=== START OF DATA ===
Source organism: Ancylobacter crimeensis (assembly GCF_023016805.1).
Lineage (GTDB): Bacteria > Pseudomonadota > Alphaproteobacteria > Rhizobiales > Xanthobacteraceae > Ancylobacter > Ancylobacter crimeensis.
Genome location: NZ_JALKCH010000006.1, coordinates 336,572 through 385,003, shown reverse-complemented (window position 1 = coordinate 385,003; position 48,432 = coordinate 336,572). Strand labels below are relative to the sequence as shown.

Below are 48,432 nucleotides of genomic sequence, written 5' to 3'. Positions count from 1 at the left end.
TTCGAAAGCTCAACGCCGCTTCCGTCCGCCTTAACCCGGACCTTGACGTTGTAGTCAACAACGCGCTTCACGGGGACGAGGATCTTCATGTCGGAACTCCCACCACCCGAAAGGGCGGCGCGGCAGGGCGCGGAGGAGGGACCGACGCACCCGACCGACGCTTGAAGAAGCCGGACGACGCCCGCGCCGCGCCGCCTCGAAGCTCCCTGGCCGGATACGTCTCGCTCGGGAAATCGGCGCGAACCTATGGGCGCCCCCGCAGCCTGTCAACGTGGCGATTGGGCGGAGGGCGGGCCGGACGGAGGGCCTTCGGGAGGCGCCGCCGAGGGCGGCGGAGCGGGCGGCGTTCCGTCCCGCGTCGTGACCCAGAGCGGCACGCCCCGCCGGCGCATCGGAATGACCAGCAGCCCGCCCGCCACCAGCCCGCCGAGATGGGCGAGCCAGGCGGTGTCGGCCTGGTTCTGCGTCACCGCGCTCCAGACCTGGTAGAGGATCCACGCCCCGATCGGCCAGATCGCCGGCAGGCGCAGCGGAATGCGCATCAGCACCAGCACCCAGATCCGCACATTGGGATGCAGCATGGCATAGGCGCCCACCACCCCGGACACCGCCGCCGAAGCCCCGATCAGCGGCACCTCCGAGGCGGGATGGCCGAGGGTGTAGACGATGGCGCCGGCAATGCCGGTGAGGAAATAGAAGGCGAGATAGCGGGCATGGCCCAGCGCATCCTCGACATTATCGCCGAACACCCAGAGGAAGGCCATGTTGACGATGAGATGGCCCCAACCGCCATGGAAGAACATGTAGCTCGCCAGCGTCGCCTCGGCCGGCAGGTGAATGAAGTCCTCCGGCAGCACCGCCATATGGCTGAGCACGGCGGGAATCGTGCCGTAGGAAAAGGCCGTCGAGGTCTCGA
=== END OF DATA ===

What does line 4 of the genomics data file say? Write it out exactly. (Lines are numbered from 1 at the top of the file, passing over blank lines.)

Below are 48,432 nucleotides of genomic sequence, written 5' to 3'. Positions count from 1 at the left end.